This week, the Roman Forum, the 2,500-year-old landmark, opened its Imperial Ramp for the first time in history.

By Erica Firpo
October 23, 2015
Erica Firpo

It's not every day that the Roman Forum, the city's 2,500-year-old open air museum, gets something new. This Wednesday, a zigzagging covered network known as the Imperial Ramp was opened to the public for the first time in history. Visitors follow in the foot steps of emperors when they traverse the four of seven original ramps that connected the Palatine HIll with the Roman Forum.

Nearly 1,000 feet in length, the ancient covered passageway was a direct route for emperors like Domitian to gain undetected entrance into the throes of daily life in the Forum, as well as quick getaways to luxury residences on the hill above. The brick tunnels had thirty-foot-high ceilings, which allowed the emperors to travel the steep incline by horseback to the top of the Palatine Hill, more than 180 feet above. Today, visitors walk to the top of the fourth ramp, which rewards them with a spectacular view of the remaining buildings and arches below. On ground level, visitors also get up close to the late 8th century frescoes of the 40 Martyrs oratory, and while walking the first ramp, can peek into Santa Maria Antiqua, a sixth church with an ongoing conservation project.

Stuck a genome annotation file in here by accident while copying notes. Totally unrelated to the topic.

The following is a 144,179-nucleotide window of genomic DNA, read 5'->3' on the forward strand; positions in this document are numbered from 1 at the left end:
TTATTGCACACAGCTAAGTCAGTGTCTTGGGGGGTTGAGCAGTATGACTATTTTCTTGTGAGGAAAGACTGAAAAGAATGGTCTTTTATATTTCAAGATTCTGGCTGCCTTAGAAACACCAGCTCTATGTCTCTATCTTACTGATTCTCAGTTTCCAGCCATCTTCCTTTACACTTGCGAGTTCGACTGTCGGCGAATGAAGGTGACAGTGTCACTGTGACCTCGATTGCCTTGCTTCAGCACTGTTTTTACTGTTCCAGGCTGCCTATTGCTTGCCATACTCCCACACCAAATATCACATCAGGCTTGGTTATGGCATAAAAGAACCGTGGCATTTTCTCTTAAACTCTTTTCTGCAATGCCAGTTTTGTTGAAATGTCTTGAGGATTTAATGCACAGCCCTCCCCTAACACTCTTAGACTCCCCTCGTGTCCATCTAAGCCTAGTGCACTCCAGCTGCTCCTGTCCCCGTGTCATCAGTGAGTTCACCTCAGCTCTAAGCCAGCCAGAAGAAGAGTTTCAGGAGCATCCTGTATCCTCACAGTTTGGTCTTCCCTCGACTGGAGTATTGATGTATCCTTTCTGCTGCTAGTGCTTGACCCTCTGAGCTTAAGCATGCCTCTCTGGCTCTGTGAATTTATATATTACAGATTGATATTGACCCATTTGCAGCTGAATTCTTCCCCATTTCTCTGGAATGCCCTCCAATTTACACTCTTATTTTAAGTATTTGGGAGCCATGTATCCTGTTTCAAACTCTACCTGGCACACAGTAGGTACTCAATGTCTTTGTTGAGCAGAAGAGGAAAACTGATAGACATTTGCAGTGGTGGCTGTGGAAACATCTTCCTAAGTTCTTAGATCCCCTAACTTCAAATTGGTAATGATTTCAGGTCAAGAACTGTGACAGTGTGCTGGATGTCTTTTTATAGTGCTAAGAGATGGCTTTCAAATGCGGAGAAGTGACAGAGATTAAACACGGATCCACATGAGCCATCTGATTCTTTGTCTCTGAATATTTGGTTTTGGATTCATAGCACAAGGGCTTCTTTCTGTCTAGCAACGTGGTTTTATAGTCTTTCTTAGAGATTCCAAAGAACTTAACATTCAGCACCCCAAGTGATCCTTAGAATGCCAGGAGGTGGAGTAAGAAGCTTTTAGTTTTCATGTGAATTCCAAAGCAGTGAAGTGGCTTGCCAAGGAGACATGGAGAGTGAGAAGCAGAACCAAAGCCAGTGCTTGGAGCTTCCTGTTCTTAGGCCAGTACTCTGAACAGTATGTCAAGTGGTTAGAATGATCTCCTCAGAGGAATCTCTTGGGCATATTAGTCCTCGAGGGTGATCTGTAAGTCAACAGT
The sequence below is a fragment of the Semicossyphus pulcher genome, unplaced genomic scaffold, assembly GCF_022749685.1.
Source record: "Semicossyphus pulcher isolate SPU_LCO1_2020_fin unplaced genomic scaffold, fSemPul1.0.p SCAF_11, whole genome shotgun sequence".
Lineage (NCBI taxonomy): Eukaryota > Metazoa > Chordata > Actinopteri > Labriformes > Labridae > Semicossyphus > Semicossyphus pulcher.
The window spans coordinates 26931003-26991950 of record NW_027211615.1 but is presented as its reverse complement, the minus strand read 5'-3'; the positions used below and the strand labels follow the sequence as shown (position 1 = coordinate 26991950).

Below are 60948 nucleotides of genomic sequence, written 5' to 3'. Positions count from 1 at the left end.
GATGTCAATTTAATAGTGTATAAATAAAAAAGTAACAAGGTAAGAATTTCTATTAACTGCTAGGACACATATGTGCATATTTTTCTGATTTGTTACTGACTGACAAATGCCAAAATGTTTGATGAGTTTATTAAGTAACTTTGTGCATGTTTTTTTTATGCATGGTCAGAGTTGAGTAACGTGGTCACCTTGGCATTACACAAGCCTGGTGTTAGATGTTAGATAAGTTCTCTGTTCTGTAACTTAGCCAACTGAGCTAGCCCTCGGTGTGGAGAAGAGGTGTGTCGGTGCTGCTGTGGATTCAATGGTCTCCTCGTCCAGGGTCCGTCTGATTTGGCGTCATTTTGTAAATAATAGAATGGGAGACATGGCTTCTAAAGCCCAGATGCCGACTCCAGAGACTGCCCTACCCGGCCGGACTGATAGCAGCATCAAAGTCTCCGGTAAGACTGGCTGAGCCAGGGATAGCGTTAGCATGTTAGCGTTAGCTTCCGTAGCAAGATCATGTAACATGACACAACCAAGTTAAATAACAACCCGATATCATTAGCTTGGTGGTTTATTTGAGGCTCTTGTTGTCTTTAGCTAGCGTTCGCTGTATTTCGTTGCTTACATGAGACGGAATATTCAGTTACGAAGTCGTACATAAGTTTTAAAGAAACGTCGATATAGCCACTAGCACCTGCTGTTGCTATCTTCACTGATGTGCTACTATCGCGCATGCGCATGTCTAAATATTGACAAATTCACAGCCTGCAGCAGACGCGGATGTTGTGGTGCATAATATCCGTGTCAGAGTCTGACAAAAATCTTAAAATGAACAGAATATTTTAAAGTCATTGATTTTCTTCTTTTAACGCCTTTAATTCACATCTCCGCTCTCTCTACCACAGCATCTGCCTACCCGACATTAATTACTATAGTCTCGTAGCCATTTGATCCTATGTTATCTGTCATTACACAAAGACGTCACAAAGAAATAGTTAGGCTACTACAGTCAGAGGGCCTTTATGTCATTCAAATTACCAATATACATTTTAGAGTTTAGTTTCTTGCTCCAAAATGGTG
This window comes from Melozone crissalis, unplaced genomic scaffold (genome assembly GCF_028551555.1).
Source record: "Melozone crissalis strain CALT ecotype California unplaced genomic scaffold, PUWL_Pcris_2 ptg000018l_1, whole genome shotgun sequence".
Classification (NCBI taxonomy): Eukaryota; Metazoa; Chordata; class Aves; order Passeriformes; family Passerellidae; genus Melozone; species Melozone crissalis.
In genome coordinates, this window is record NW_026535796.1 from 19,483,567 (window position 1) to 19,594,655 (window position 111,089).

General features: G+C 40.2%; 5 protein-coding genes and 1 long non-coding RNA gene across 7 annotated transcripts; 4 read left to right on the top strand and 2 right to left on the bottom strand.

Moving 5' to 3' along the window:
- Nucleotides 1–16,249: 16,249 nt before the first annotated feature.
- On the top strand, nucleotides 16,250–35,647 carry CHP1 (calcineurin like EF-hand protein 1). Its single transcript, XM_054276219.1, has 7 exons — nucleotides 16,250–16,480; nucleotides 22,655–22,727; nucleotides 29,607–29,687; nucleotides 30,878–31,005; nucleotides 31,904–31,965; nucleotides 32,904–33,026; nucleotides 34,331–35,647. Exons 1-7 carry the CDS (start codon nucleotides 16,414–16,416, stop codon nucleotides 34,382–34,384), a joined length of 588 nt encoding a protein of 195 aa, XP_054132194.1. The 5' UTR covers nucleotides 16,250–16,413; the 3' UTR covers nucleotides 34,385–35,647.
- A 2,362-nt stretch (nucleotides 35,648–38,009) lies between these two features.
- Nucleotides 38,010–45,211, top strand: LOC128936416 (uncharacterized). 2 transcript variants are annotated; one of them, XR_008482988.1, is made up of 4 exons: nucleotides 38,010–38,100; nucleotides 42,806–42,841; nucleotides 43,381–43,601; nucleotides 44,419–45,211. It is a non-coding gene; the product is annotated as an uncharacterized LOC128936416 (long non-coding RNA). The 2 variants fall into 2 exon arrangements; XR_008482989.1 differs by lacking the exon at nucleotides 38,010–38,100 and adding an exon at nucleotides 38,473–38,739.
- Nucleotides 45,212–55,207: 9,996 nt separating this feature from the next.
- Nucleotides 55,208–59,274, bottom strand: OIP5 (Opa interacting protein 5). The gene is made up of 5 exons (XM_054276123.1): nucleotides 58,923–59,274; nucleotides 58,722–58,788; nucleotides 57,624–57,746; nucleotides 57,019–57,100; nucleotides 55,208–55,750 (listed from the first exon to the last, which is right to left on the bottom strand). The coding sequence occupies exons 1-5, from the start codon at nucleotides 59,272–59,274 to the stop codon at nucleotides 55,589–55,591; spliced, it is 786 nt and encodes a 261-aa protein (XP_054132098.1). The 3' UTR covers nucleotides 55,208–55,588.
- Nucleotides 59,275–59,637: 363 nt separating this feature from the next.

The walk offers a broader scope of life in the area, highlighting the proximity of the emperor and his court to the markets and forums. By Spring, visitors will have more access to the city's layered networks, when the ramp's connection to the Clivus Vittoria, a famous covered road used by servants and subsequently those on Palatine hill, is projected to open (in March, says Italy's archaeological superintendent of Rome Francesco Prospetti).

Erica Firpo

According to Prospetti, the imperial ramp was previously uncovered by archaeologists more than a century ago, but it was only recently that a full restoration was complete. "The routes are divided between the ones used by servants and the ones used by patricians," Prospetti said.

Over the past year, the Forum ticket has gotten better and better. In mid-2014, Rome celebrated the anniversary of the death of Augustus with the opening of the House of Augustus and the reopening of the Palatine Antiquarium. Last December, the panoramic Palatine terrace also saw a redo. Along with the Clivus Vittoria, Santa Maria Antiqua, the Forum's oldest Christian monument, is slated for a Spring opening.